Volume 3 Supplement 2

30th Annual Meeting and Associated Programs of the Society for Immunotherapy of Cancer (SITC 2015)

Open Access

Adjuvant dendritic cell vaccination in high-risk uveal melanoma patients

  • Kalijn Bol1,
  • Thomas van den Bosch2,
  • Gerty Schreibelt1,
  • Cornelis Punt3,
  • Carl Figdor1,
  • Dion Paridaens2 and
  • Jolanda de Vries1
Journal for ImmunoTherapy of Cancer20153(Suppl 2):P127

DOI: 10.1186/2051-1426-3-S2-P127

Published: 4 November 2015

Background

The presence of monosomy 3 in the primary tumor is widely accepted as the most reliable prognostic parameter, identified in approximately 50% of patients with primary uveal melanoma [1]. Long term studies have shown a 3-year survival rate of 40% if monosomy 3 is present, whereas tumors with normal chromosome 3 status rarely give rise to metastatic disease and have a 90% 3-year survival rate [2]. Currently, there is no effective adjuvant treatment for the patients with early stage uveal melanoma at high risk for metastatic disease (monosomy 3). The development of uveal melanoma at an immune-privileged site, the eye, made it questionable if immunotherapy would be a suitable treatment modality. Nonetheless, in this open label Phase II study we investigated the immunological responses in high risk uveal melanoma patients, selected based on monosomy 3, to dendritic cell vaccination.

Methods

Twenty-three patients with a primary uveal melanoma with monosomy 3 were included in this trial. HLA-A*02:01 positive patients received vaccinations with autologous dendritic cells loaded with melanoma antigens gp100 and tyrosinase. The main outcome measures are safety, immunological response, progression-free and overall survival. ClinicalTrials.gov Identifier: NCT00929019.

Results

Tumor-specific immune responses were induced with dendritic cell vaccination in the majority of patients. Patients with a tumor-specific immune response showed a significant longer median progression free and overall survival compared to patients without a detectable tumor-specific immune response after dendritic cell vaccination. No severe treatment-related toxicities (common toxicity criteria grade 3 or 4) were observed. Updated data will be presented.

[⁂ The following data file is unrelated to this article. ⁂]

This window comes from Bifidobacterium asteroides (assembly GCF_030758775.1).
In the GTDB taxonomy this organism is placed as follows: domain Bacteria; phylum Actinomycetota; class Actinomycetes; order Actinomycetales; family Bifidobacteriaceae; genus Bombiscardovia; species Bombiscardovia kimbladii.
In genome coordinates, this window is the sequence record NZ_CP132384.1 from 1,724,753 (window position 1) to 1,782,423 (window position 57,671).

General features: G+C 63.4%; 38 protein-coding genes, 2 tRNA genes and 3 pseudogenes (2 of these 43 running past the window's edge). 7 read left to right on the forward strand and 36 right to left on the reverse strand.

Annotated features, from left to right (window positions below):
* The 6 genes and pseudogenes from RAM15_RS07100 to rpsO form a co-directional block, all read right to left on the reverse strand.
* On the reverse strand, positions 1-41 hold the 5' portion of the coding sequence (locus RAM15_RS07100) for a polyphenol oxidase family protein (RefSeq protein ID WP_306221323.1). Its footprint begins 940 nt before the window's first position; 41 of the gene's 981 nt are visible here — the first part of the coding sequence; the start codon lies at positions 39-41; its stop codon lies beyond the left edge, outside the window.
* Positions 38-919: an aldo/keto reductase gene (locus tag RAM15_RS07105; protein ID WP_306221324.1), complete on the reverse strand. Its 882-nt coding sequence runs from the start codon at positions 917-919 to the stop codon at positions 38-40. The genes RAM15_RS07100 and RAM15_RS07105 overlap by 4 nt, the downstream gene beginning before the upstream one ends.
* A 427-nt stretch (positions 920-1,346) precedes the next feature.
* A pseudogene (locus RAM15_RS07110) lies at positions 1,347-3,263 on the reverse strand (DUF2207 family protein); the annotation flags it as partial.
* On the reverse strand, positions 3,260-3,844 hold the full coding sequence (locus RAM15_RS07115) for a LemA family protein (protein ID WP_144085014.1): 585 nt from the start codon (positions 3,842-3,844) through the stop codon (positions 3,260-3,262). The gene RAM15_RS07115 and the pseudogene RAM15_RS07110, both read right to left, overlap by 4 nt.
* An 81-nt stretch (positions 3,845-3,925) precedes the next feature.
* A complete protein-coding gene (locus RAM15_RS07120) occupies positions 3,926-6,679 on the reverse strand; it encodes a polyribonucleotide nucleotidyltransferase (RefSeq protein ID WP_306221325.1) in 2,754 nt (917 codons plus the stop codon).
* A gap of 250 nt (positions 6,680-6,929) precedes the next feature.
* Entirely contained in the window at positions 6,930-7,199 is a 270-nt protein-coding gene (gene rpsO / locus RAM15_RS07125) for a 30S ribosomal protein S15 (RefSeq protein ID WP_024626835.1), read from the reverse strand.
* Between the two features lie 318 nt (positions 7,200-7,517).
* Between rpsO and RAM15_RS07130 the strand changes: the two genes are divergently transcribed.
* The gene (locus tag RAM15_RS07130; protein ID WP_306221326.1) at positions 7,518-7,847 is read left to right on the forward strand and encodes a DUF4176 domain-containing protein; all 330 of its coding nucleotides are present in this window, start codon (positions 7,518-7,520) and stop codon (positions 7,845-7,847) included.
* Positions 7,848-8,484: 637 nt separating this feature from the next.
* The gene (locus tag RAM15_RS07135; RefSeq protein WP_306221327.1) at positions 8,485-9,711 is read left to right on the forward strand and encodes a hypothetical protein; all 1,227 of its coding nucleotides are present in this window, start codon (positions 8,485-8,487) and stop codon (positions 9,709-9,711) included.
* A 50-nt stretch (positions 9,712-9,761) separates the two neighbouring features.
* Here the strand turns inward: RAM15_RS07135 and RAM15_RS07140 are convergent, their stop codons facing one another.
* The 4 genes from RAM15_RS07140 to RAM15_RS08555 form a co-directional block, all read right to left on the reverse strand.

Conclusions

Dendritic cell vaccination is feasible and safe in high risk uveal melanoma patients. Despite development of uveal melanoma at an immune-privileged site, dendritic cell-based immunotherapy is potent to enhance the host's anti-tumor immunity against uveal melanoma and tumor-specific immune responses correlate with longer progression free and overall survival.

Authors’ Affiliations

(1)
RIMLS
(2)
Rotterdam Eye Hospital
(3)
Academic Medical Center

References

  1. Prescher G, Bornfeld N, Hirche H, Horsthemke B, Jockel KH, Becher R: Prognostic implications of monosomy 3 in uveal melanoma. Lancet. 1996, 347 (9010): 1222-1225.PubMedView ArticleGoogle Scholar
  2. White VA, Chambers JD, Courtright PD, Chang WY, Horsman DE: Correlation of cytogenetic abnormalities with the outcome of patients with uveal melanoma. Cancer. 1998, 83 (2): 354-359.PubMedView ArticleGoogle Scholar

Copyright

© Bol et al. 2015

This article is published under license to BioMed Central Ltd. This is an Open Access article distributed under the terms of the Creative Commons Attribution License (http://creativecommons.org/licenses/by/4.0), which permits unrestricted use, distribution, and reproduction in any medium, provided the original work is properly cited. The Creative Commons Public Domain Dedication waiver (http://creativecommons.org/publicdomain/zero/1.0/) applies to the data made available in this article, unless otherwise stated.

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